Cinema Psycho

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Archive for August, 2012

Crash and Burn: Sci-Fi Goes Horribly Wrong in Luigi Cozzi’s Starcrash (1979)

Posted by CinemaPsycho on August 12, 2012

I’m not particularly a bad-movie aficionado. I generally find watching a bad movie just to laugh at it to be a waste of time (when you could be watching something that’s actually good). Plan 9 From Outer Space is funny for about 10 minutes, then I just get bored with it. Same goes for Reefer Madness. Troll 2 does nothing for me (yeah, it’s definitely weird, but I’ve seen weirder). If someone were to ask me what my favorite bad movie was, I couldn’t really come up with one. Though I’ve always had a soft spot for the exploitation films of the ’70’s and ’80’s, I don’t consider them “guilty pleasures” the way some people do. I believe you either like something or you don’t, and if it works for you, then the pleasure you get from it shouldn’t be considered “guilty”. The idea of watching something genuinely awful to revel in its awfulness has never really appealed to me.


Starcrash changes all that. I’ve wanted to see this Italian production (released in the US by Roger Corman’s New World Pictures) for years now, and upon discovering its availability on Netflix streaming, I just had to see it for myself. Somehow I missed this during my VHS/HBO childhood, even though I managed to see tons of other terrible movies at the time, and now I’m kind of kicking myself for it. Because, at least for me, Starcrash is the ultimate bad movie, the ne plus ultra, the point at which one can go no further. It’s a film that works on absolutely no level whatsoever, that makes you question your sanity while viewing it, and constantly begs the question, “how was this thing made, and why?”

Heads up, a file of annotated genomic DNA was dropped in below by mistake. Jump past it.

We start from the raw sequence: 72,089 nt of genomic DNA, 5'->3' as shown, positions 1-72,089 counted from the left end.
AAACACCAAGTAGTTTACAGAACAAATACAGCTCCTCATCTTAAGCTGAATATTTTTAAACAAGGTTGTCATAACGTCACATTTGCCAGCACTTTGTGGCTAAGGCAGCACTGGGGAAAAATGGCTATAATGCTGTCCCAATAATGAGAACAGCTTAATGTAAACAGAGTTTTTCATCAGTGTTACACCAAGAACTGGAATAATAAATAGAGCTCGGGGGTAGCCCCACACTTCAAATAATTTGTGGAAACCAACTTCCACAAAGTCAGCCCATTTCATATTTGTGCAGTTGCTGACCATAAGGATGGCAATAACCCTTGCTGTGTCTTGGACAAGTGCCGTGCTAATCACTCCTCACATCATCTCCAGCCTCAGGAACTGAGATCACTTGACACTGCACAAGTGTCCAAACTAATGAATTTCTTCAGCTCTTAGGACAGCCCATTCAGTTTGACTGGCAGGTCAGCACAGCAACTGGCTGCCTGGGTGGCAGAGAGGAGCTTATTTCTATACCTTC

Make no mistake, Starcrash is very much a product of its time. Only in the disco era could something so bizarrely incompetent, vapid and content-free be passed off as an actual film. Italian director Luigi Cozzi (working under the name Lewis Coates), the man responsible for the Lou Ferrigno Hercules films, was apparently tasked to make a low-budget Star Wars ripoff, but the film seems more influenced by the old sci-fi serials like Flash Gordon. There are elements of Star Wars, of course, including lightsabers, laser guns and space-battle scenes directly lifted from George Lucas’ epic. But it’s more like Star Wars as interpreted by people who don’t speak English and watched the movie on a drive-in screen from miles away. Needless to say, if you appreciate the late-70’s/early-80’s kitsch factor of things like the Star Wars Holiday Special, the original Battlestar Galactica and the Buck Rogers in the 25th Century TV series, you are going to absolutely adore Starcrash.

I’m not even going to try to describe the movie in anything resembling a logical format (as if I could). I’m just going to make a list of the things the film contains, even though that won’t even begin to approximate the experience of watching it:

– a completely incomprehensible plot that features no logic whatsoever and is virtually impossible to try to follow. It’s the kind of film where a main character decides to commit suicide at one point for no apparent reason. Just one constant “what the fuck?” moment after another. I really believe that if you rearranged the scenes in this movie and showed them out of order, it would make absolutely no difference whatsoever;

– wonderfully horrible special effects that often look as though they were created by a 10-year-old with a Lego set and a Lite Brite;